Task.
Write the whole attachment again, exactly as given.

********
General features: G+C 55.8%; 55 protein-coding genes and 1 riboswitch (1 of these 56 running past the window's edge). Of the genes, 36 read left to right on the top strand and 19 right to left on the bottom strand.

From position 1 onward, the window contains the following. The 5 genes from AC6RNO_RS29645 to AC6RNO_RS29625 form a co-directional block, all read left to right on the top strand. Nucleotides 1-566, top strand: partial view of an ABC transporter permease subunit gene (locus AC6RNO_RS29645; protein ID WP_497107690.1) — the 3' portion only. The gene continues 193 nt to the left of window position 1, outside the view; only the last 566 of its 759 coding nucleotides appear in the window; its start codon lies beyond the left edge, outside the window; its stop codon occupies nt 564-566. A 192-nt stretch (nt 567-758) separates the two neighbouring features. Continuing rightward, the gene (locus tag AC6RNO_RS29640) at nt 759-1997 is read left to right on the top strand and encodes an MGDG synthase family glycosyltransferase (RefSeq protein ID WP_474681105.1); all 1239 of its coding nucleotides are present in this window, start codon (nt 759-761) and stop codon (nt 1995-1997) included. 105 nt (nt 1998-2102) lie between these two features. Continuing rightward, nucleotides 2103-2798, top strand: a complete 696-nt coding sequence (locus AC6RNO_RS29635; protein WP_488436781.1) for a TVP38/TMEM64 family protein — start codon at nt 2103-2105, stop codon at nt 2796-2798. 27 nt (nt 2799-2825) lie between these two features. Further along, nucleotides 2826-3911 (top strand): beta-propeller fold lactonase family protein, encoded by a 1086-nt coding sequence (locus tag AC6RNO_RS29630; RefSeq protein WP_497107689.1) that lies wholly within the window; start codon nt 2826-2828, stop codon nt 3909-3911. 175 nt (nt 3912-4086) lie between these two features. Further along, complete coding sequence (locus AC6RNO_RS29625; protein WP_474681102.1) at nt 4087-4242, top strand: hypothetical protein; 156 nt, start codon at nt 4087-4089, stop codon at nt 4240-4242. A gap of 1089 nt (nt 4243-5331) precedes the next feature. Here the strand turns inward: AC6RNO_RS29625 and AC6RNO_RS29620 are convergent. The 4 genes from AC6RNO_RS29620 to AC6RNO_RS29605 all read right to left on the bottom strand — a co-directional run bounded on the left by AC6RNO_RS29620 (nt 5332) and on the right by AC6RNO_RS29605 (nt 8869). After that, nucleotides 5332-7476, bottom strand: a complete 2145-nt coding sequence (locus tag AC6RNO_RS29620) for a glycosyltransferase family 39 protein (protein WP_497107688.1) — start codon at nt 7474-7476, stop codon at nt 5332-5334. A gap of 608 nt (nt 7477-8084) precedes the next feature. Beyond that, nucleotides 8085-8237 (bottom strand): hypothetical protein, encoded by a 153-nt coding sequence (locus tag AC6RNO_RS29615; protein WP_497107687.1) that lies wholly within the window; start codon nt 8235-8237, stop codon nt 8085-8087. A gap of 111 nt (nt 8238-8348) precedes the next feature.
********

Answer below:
General features: G+C 55.8%; 55 protein-coding genes and 1 riboswitch (1 of these 56 running past the window's edge). Of the genes, 36 read left to right on the top strand and 19 right to left on the bottom strand.

From position 1 onward, the window contains the following. The 5 genes from AC6RNO_RS29645 to AC6RNO_RS29625 form a co-directional block, all read left to right on the top strand. Nucleotides 1-566, top strand: partial view of an ABC transporter permease subunit gene (locus AC6RNO_RS29645; protein ID WP_497107690.1) — the 3' portion only. The gene continues 193 nt to the left of window position 1, outside the view; only the last 566 of its 759 coding nucleotides appear in the window; its start codon lies beyond the left edge, outside the window; its stop codon occupies nt 564-566. A 192-nt stretch (nt 567-758) separates the two neighbouring features. Continuing rightward, the gene (locus tag AC6RNO_RS29640) at nt 759-1997 is read left to right on the top strand and encodes an MGDG synthase family glycosyltransferase (RefSeq protein ID WP_474681105.1); all 1239 of its coding nucleotides are present in this window, start codon (nt 759-761) and stop codon (nt 1995-1997) included. 105 nt (nt 1998-2102) lie between these two features. Continuing rightward, nucleotides 2103-2798, top strand: a complete 696-nt coding sequence (locus AC6RNO_RS29635; protein WP_488436781.1) for a TVP38/TMEM64 family protein — start codon at nt 2103-2105, stop codon at nt 2796-2798. 27 nt (nt 2799-2825) lie between these two features. Further along, nucleotides 2826-3911 (top strand): beta-propeller fold lactonase family protein, encoded by a 1086-nt coding sequence (locus tag AC6RNO_RS29630; RefSeq protein WP_497107689.1) that lies wholly within the window; start codon nt 2826-2828, stop codon nt 3909-3911. 175 nt (nt 3912-4086) lie between these two features. Further along, complete coding sequence (locus AC6RNO_RS29625; protein WP_474681102.1) at nt 4087-4242, top strand: hypothetical protein; 156 nt, start codon at nt 4087-4089, stop codon at nt 4240-4242. A gap of 1089 nt (nt 4243-5331) precedes the next feature. Here the strand turns inward: AC6RNO_RS29625 and AC6RNO_RS29620 are convergent. The 4 genes from AC6RNO_RS29620 to AC6RNO_RS29605 all read right to left on the bottom strand — a co-directional run bounded on the left by AC6RNO_RS29620 (nt 5332) and on the right by AC6RNO_RS29605 (nt 8869). After that, nucleotides 5332-7476, bottom strand: a complete 2145-nt coding sequence (locus tag AC6RNO_RS29620) for a glycosyltransferase family 39 protein (protein WP_497107688.1) — start codon at nt 7474-7476, stop codon at nt 5332-5334. A gap of 608 nt (nt 7477-8084) precedes the next feature. Beyond that, nucleotides 8085-8237 (bottom strand): hypothetical protein, encoded by a 153-nt coding sequence (locus tag AC6RNO_RS29615; protein WP_497107687.1) that lies wholly within the window; start codon nt 8235-8237, stop codon nt 8085-8087. A gap of 111 nt (nt 8238-8348) precedes the next feature.